So, as I said, I was concerned that I hadn't felt Sybella move for a whole day. Since she didnt kick much anyway, I put it down to her just having a rest. When I started having crampy pains, I thought I was going into labour, and that she was quietening down beforehand, as many babies do. So, for me, the worst case scenario was that she would be born prematurely.
As I fitted the cot and washed the sheets, a fleeting thought entered my mind. "Why am I doing this? She wont get to wear these clothes or sleep in this cot." I kind of shocked myself with such a macabre thought. I quickly shooed it away and got ready for my appointment. In hindsight, it was mother's instinct sending me a message, I am sure. Sybella had died on the Tuesday or Wednesday, and I had this thought on the Thursday.
At the doctor, whilst she tried to find the heartbeat, I wasnt too worried, as sometimes in the past it had been difficult because of her positioning. My doctor didnt seem worried either, but asked me if I wanted a scan, which I agreed to. Just so I could be sure all was well.
I drove to the radiology place, alone. I told Mum, who was minding Jack that I would be back at 5.00pm. I was early, so sat in the car playing on my iPhone, and was very excited that I finally passed a particularly difficult level of "Icy Escort"...a riveting game.
I sat in the waiting room and watched an interesting family that had five children and were there for a scan of their sixth. Good Lord, I thought. Do they know how babies are made? This family seemed frazzled and I thanked my lucky stars that I only had two to contend with. The idea of six pregnancies sent me into a spin! Let alone six children. Now I think of them, and about how lucky they are to have had five full term pregnancies and five healthy children, with a sixth on the way. After my experience, I feel like having a baby a year, because of how precious it is to be able to create a life. I wont, of course, practicality reigns over me, but I do fantasise.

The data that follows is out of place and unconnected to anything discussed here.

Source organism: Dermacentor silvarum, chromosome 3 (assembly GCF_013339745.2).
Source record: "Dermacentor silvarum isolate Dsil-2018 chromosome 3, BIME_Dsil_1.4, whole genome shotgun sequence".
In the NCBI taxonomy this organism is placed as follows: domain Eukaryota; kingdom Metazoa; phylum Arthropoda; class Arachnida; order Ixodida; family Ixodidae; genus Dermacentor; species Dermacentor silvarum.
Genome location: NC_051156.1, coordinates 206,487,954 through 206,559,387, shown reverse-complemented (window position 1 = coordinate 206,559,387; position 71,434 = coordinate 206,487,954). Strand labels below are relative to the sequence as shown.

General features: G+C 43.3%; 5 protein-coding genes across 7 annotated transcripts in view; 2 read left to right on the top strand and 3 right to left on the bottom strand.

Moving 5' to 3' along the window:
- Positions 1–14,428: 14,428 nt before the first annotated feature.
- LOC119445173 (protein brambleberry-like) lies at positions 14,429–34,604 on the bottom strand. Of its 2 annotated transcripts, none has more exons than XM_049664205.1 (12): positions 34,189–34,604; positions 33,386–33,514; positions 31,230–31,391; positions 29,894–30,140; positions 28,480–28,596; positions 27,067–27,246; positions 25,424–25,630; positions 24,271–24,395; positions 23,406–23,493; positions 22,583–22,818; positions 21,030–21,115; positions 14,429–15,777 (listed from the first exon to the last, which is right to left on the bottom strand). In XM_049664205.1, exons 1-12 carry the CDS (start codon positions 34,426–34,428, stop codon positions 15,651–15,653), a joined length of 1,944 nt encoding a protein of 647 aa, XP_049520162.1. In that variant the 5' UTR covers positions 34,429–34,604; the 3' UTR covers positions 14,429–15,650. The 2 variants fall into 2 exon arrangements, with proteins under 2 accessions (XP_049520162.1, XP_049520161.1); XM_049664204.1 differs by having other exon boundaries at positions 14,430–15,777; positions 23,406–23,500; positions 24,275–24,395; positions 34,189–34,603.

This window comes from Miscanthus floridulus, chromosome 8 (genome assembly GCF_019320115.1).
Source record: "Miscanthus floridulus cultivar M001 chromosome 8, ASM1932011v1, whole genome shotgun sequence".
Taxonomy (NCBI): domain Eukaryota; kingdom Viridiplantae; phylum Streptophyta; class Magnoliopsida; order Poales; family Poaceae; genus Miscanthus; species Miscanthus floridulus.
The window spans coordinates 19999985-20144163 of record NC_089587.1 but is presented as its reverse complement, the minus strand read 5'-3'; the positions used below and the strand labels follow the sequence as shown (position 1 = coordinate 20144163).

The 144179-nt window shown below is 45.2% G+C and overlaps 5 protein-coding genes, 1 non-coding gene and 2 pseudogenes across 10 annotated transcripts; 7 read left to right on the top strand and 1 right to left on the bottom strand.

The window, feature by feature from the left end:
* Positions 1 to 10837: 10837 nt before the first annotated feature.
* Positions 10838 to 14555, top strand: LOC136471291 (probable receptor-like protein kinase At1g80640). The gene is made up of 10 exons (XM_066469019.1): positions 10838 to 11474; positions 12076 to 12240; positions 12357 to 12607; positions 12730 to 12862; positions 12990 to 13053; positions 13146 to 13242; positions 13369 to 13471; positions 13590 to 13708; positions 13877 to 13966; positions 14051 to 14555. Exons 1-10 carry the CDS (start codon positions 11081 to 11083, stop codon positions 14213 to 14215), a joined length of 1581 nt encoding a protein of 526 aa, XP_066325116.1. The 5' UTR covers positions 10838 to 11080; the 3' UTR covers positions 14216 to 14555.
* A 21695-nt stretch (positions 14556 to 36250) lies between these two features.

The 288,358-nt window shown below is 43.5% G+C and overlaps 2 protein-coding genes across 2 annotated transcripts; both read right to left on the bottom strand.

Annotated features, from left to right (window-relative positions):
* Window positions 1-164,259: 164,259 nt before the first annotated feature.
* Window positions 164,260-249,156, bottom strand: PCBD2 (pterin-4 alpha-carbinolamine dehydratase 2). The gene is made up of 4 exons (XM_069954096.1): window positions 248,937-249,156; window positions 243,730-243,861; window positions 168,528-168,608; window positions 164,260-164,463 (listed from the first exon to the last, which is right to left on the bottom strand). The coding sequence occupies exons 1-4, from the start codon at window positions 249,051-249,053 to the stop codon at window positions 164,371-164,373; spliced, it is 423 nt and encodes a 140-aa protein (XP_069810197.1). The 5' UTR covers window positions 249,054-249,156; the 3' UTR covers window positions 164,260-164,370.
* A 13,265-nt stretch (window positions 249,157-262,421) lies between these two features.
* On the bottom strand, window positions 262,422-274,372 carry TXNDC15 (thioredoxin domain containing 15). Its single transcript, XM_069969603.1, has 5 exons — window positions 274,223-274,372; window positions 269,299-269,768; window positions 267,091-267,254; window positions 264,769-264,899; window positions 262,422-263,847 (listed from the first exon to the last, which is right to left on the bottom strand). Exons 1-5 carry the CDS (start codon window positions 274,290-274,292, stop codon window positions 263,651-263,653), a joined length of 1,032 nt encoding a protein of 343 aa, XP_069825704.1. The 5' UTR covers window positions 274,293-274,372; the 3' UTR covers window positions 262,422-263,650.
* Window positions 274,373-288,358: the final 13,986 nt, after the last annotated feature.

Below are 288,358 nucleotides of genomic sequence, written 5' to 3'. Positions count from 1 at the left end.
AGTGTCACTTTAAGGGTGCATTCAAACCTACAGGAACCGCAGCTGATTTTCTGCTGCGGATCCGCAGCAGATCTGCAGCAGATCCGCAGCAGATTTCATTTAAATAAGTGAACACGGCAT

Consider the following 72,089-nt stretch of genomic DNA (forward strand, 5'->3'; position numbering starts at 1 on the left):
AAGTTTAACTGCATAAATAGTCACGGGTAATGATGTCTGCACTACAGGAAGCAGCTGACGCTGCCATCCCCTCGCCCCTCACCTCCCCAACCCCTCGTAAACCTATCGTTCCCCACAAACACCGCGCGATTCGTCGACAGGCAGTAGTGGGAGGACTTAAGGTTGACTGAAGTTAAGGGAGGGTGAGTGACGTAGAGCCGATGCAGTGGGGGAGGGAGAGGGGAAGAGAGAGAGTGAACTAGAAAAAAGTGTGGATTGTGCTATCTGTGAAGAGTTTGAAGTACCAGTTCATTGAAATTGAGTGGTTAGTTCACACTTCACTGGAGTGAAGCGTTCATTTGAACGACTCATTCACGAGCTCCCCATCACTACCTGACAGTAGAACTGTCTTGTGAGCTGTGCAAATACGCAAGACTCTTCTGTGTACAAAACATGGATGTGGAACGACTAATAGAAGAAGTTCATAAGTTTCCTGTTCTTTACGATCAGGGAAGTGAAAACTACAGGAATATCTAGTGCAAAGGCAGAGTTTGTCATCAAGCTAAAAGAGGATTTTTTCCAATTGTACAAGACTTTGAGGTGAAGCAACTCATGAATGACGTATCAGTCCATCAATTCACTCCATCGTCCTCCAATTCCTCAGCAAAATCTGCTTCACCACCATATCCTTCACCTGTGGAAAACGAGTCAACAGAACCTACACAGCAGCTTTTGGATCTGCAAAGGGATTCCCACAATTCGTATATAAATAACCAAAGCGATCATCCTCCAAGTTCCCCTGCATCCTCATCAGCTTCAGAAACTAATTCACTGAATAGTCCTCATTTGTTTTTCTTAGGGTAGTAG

I walked into the room, chatting away to the sonographer, who had a student with her, learning about obstetric ultrasounds.
She put the wand on my abdomen. Now, when one goes for a scan for reassurance, the first thing they show you is the heartbeat, so that you can breathe easy. This lady did not do that. She searched in silence for a while. Then she said she was going to start down below and work her way up. My stomach dropped. Someone knocked on the door. She called out, very forcefully "NO!!" That's when I knew. But really, I already knew, but chose not to affirm it. She did the heart monitor thing, and all I saw was a flat line. And she put her hand on my arm and said the words I will never forget as long as I live "I have some very serious concerns."
I just nodded.